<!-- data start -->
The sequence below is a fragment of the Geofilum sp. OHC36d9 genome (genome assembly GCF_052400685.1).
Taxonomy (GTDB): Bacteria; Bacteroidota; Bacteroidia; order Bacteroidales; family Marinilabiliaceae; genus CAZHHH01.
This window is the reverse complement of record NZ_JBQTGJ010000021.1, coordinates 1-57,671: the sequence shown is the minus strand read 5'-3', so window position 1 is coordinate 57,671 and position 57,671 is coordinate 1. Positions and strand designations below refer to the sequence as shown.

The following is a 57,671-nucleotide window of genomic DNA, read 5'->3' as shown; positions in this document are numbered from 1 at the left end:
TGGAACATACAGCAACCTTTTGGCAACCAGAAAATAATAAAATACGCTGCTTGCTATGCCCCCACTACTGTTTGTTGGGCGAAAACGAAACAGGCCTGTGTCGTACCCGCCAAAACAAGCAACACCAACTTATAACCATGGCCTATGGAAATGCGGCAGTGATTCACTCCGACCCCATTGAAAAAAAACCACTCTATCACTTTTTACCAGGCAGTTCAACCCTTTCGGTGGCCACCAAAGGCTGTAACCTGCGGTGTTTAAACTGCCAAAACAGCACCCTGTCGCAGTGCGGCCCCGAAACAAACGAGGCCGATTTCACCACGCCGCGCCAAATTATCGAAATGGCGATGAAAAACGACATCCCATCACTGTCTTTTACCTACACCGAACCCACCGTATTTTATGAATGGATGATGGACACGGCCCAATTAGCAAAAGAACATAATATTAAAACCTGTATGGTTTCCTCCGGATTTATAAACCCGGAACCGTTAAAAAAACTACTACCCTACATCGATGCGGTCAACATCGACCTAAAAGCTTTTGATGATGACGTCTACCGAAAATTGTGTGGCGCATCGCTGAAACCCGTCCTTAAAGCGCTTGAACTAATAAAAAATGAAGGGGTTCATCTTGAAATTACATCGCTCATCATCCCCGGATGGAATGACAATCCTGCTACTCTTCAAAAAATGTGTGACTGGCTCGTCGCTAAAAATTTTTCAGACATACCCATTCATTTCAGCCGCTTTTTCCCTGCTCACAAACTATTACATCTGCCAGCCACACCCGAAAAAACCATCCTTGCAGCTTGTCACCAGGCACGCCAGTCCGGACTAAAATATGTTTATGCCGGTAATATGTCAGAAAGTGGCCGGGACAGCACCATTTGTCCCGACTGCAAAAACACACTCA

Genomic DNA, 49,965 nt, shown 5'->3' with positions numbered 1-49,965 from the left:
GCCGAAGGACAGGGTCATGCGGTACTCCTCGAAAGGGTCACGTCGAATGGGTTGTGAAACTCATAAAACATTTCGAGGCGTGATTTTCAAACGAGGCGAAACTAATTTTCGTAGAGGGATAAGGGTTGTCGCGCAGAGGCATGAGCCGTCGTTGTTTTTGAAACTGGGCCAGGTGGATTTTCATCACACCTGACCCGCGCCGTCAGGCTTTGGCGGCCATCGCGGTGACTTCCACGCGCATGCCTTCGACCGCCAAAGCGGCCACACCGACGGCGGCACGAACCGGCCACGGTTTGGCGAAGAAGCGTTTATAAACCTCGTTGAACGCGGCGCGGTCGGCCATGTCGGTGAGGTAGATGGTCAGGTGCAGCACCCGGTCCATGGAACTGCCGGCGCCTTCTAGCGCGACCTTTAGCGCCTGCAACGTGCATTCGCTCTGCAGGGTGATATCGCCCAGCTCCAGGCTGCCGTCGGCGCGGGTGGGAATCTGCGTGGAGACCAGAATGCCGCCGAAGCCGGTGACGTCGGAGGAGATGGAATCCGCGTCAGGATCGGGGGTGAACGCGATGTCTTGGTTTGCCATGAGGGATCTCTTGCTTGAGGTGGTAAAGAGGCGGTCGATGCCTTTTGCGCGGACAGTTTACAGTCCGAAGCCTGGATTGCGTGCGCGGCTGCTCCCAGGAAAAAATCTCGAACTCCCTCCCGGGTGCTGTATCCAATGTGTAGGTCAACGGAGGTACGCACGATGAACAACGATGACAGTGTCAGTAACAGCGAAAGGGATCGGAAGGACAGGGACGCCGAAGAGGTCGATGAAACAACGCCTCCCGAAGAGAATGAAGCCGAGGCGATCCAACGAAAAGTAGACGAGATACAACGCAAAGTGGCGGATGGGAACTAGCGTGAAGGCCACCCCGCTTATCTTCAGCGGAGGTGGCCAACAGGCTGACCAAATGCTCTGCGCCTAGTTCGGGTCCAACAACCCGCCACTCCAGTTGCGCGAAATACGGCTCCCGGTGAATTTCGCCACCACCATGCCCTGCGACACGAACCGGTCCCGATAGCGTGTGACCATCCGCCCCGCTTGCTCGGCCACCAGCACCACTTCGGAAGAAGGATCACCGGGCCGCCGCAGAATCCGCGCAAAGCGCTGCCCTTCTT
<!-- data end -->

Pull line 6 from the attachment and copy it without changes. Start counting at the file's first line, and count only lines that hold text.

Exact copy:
Genomic DNA, 49,965 nt, shown 5'->3' with positions numbered 1-49,965 from the left: